It was a Deity from High Heaven that planted the Pine Tree. So long ago that the crane cannot remember it, and the tortoise knows it only by hearsay from his great-grandmother, the heavenly deity descended. Lightly, lightly he came by way of the Floating Bridge, bearing the tree in his right hand. Lightly, lightly his feet touched the earth.
Read alsoJapan Folktales The Tale of Lady Aya & Peony Flowers
Aya, sweet maid, was the only child of a daimyo of the Province of Omi. Mother had she none, and her father was a noble lord and a warrior. He was at the Court of the Shogun, or he had weighty affairs at the capital, or he went here and there with armies and overcame his enemies. Aya saw little of him.Long years she…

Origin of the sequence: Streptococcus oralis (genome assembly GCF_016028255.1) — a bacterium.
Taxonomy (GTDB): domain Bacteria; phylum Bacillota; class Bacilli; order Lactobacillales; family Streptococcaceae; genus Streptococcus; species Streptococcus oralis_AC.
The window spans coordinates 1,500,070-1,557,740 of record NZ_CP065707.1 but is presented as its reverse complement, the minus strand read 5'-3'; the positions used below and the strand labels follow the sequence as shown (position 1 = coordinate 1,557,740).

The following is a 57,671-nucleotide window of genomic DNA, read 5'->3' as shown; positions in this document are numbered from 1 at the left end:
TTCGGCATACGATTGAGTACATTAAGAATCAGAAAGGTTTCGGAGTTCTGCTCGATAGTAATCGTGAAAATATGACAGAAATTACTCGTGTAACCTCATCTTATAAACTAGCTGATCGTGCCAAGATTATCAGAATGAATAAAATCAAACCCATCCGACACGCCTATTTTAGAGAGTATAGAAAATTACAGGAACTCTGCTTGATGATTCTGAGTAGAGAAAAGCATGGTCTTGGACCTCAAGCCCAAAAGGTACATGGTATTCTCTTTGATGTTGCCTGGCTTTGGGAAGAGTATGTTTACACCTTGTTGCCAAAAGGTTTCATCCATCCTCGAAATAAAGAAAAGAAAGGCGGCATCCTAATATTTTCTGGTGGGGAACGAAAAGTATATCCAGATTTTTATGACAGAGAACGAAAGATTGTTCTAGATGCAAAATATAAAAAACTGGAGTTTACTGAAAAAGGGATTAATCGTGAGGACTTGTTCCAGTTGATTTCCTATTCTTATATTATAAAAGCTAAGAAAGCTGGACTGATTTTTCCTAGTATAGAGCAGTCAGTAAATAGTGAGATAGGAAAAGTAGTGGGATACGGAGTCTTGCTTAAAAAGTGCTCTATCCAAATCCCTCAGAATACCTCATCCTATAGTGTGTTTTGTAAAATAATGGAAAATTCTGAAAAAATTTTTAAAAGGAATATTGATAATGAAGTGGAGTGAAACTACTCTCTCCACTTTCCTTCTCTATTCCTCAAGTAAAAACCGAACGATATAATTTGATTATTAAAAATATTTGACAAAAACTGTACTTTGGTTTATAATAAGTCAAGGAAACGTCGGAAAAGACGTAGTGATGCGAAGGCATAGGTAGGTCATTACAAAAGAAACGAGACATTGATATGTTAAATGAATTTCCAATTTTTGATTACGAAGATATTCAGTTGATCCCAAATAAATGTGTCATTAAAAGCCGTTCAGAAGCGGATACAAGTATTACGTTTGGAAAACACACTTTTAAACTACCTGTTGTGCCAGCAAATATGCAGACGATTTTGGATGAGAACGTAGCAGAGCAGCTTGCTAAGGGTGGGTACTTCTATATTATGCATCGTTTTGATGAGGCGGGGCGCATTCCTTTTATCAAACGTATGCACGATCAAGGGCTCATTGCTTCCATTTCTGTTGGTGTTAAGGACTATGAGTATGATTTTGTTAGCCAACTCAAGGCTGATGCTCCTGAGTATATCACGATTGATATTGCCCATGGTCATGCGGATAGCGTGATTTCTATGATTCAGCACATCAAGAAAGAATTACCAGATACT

He said, “I have come to the Land of the Reed Plains. I have come to the Land of Fresh Rice Ears. It is a good land; I am satisfied.” And he planted the Pine Tree within the sound of the sea at Takasaga, which is in the Province of Harima. Then he went up again to High Heaven by way of the Floating Bridge.
But the Pine Tree flourished. So great it grew, there was not a greater in all the Land of the Reed Plains. Its trunk was rosy red, and beneath it spread a brown carpet of fallen needles.
In the sweet nights of summer the Children of the Woods came hand in hand to the Pine Tree by moonlight, slipping their slim dark feet upon the moss, and tossing back their long green hair…